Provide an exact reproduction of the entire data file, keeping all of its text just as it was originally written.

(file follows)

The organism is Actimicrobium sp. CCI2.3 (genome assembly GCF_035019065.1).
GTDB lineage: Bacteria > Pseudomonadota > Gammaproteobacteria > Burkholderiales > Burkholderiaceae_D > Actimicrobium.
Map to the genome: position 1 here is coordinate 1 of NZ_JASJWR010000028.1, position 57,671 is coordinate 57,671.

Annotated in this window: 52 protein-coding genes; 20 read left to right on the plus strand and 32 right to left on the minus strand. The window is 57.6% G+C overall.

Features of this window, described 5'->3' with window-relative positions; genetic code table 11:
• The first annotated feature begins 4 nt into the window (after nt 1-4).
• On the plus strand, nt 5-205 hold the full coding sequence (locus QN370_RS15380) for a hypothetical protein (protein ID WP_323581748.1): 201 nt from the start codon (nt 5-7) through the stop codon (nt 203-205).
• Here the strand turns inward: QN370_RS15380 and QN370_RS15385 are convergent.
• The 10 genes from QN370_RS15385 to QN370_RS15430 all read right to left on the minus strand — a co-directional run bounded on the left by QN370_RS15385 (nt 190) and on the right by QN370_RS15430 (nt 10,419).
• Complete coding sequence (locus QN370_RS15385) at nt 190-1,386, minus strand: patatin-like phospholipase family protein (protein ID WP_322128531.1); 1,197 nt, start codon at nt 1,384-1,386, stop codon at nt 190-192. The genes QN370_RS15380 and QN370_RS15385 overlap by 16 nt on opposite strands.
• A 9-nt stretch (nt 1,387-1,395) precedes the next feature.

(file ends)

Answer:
The organism is Actimicrobium sp. CCI2.3 (genome assembly GCF_035019065.1).
GTDB lineage: Bacteria > Pseudomonadota > Gammaproteobacteria > Burkholderiales > Burkholderiaceae_D > Actimicrobium.
Map to the genome: position 1 here is coordinate 1 of NZ_JASJWR010000028.1, position 57,671 is coordinate 57,671.

Annotated in this window: 52 protein-coding genes; 20 read left to right on the plus strand and 32 right to left on the minus strand. The window is 57.6% G+C overall.

Features of this window, described 5'->3' with window-relative positions; genetic code table 11:
• The first annotated feature begins 4 nt into the window (after nt 1-4).
• On the plus strand, nt 5-205 hold the full coding sequence (locus QN370_RS15380) for a hypothetical protein (protein ID WP_323581748.1): 201 nt from the start codon (nt 5-7) through the stop codon (nt 203-205).
• Here the strand turns inward: QN370_RS15380 and QN370_RS15385 are convergent.
• The 10 genes from QN370_RS15385 to QN370_RS15430 all read right to left on the minus strand — a co-directional run bounded on the left by QN370_RS15385 (nt 190) and on the right by QN370_RS15430 (nt 10,419).
• Complete coding sequence (locus QN370_RS15385) at nt 190-1,386, minus strand: patatin-like phospholipase family protein (protein ID WP_322128531.1); 1,197 nt, start codon at nt 1,384-1,386, stop codon at nt 190-192. The genes QN370_RS15380 and QN370_RS15385 overlap by 16 nt on opposite strands.
• A 9-nt stretch (nt 1,387-1,395) precedes the next feature.